As trigger-words go, proliferation is a biggie. After all, we have the somewhat-creaking Treaty on the Non-Proliferation of Nuclear Weapons, which, for better or for worse, might have helped keep the number of states/actors able to deploy weapons that could annihilate the human race remarkably low. I’m sure there are people out there who could talk themselves in circles about the significance of a term of biology being applied to international politics, but hey. For better or worse, the contemporary meaning of proliferation is tied to nukes. Of course, there are other similar regimes in force, covering biological and chemical weapons, and the term is also used in reference to small arms. Now, though, there are people advocating for non-proliferation of UAVs. Fair enough, one might argue, military UAVs are a relatively new technology: control their use, save everyone the hassle of some James Cameron-ite nightmare in the future.
What I find problematic is when people such as Simon Jenkins compare nuclear proliferation to the proliferation of UAVs. To quote his opening lines:
The greatest threat to world peace is not from nuclear weapons and their possible proliferation. It is from drones and their certain proliferation.
To give Mr Jenkins some credit, one would be foolish to argue that UAV proliferation isn’t some sort of threat to world peace, but to place it on the same level as nuclear weapons, or even equate the two, is, in my mind, foolish rhetoric of the highest calibre. Even from a Benthamite “end effect” perspective, UAV’s aren’t responsible for that many deaths relative to nuclear weapons. Anyone who wishes to argue the point, take a quick look at the casualties from Hiroshima and Nagasaki. Nuclear weapons are so terrible because one button press (and authorisation checks etc etc) can end the lives of hundreds of thousands of people. If a contemporary American nuke hit a major population area, the casualties could probably be measured in millions. It would take an awful lot of Reaper UAVs to attain a similar tally.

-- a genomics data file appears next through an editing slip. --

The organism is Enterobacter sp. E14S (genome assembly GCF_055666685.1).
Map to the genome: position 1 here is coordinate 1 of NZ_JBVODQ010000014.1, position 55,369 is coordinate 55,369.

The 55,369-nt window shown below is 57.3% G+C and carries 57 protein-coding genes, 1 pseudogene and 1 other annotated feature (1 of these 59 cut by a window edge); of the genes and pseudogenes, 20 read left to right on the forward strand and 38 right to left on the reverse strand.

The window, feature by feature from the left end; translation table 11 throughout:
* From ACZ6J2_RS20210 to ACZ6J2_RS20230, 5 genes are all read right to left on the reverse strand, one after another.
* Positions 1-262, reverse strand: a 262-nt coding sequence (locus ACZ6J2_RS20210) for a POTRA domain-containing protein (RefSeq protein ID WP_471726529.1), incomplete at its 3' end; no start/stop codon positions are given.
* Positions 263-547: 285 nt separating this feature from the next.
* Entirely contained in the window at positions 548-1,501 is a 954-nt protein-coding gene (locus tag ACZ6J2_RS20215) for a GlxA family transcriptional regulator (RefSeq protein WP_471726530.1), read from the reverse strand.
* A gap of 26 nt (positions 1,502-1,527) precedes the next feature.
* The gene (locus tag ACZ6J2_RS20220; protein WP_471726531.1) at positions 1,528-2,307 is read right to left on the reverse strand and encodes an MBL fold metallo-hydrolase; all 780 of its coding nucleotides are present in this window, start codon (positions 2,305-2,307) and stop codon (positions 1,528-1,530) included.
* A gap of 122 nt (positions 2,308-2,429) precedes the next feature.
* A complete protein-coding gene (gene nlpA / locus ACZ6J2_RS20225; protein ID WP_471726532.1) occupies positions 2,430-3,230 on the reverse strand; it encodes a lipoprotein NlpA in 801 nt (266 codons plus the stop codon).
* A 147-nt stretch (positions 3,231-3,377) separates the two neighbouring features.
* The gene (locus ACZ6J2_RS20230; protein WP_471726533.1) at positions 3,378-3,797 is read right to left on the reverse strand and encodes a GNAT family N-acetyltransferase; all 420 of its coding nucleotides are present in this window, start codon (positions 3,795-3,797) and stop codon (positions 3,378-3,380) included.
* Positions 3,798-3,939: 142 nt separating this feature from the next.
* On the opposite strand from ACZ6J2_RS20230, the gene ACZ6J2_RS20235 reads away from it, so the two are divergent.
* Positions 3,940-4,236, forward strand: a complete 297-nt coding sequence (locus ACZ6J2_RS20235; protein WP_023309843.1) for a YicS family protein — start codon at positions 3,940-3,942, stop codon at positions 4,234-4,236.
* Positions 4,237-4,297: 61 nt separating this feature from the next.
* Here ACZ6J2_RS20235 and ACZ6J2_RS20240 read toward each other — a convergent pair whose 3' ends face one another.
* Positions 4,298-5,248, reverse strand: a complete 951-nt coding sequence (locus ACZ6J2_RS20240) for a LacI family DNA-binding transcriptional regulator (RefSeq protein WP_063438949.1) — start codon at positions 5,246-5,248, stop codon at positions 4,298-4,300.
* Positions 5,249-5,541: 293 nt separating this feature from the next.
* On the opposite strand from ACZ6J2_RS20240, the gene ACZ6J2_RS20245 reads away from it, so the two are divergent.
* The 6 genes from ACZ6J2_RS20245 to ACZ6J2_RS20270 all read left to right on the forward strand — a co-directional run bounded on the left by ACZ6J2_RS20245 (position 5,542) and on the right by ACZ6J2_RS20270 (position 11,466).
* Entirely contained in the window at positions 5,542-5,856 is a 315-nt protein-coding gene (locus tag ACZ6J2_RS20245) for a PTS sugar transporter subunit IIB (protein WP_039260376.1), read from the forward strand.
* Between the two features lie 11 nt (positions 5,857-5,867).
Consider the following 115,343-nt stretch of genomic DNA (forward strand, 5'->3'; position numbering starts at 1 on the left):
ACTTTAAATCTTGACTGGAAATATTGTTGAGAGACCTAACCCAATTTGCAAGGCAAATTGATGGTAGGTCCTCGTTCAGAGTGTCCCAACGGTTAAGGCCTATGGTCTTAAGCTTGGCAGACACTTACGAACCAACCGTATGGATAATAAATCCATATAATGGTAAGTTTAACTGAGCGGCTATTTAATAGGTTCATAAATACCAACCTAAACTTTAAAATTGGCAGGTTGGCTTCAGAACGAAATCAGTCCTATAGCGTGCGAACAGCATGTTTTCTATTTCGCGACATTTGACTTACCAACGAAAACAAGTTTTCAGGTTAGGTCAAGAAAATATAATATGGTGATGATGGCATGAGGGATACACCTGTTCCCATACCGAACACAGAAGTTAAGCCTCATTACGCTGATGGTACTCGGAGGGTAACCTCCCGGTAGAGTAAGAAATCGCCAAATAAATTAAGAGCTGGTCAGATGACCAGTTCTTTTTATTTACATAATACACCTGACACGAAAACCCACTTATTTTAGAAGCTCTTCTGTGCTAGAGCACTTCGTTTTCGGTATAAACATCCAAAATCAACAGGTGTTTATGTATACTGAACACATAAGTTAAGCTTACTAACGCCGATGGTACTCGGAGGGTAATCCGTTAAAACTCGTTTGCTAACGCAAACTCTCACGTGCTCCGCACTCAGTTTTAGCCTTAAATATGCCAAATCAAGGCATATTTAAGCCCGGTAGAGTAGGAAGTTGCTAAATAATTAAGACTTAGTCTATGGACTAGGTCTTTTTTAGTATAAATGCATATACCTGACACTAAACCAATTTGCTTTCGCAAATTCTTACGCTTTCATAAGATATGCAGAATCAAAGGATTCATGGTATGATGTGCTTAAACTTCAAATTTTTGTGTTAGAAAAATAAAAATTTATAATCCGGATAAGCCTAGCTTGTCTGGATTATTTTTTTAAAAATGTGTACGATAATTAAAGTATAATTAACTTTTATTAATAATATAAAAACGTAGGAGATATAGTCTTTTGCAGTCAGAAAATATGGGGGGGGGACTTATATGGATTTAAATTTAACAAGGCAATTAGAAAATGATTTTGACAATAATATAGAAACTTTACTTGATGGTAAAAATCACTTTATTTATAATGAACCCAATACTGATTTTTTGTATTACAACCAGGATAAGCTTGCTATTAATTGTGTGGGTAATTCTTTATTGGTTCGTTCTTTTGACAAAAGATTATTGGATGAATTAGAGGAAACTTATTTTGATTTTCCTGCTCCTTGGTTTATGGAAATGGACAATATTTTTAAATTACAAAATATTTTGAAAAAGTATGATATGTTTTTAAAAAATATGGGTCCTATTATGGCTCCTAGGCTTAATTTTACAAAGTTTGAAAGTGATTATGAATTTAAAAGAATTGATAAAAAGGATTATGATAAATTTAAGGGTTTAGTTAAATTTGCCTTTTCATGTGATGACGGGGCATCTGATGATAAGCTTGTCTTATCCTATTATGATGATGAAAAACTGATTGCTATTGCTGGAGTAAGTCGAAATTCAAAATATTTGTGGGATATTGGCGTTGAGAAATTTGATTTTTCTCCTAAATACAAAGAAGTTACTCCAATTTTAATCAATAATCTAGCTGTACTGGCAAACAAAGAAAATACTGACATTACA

What Mr Jenkins and similar commentators seem to forget is that UAVs are quite fragile, and easily destroyed. If Pakistan or Yemen bothered switching on their air defence systems, the pesky buzzing would be silenced with ease. Despite American attempts, missile defence versus a salvo of nuclear ICBMs is still an entirely uncertain proposition. Despite the fact that nuclear weapons haven’t been used, the latent threat of their use is in my mind more of a threat to world peace than UAVs (both those that exist and are likely to exist in the medium term). That’s notwithstanding the possibility of states with nuclear weapons collapsing, or criminal networks within those states passing on the technology.
The control of UAV technology is, however, a problem. In short, it isn’t that amenable to control in any meaningful sense of the word. If one wishes to “control” the proliferation of technology automating human behaviour and actions, then there would need to be some form of global bar on research in that area.* I imagine that MIT and Google might have a problem this idea. Similarly, if someone wants to control the design and building of small unmanned aircraft, well, too late, that horse bolted a long time ago. Of course, you could lock up every amateur geek enthusiast, but that would be a bit pointless. The point is, the technology to build UAVs is embedded into our society to a far greater degree than nuclear weapons, chemical and biological weapons and small arms are. UAVs are effectively an extension of the industrial revolution (mechanisation, automation, replacement of human action by machine). I’m writing this on a laptop that was probably made by a large number of robots. UAVs need to be put into perspective – despite their dangers they can’t make human life as we know it extinct and they likely can’t be controlled by treaty. A little less rhetoric and a little more thought from critics of military UAVs might produce a better critique.
*The argument that only weapon-carrying UAVs need control is pointless, since delivery mechanisms could be integrated with any unmanned airframe in the event of a war. If such an unlikely ban became reality, I would imagine that the US and China would quickly start stockpiling “agriculture surveillance” UAVs or something like that.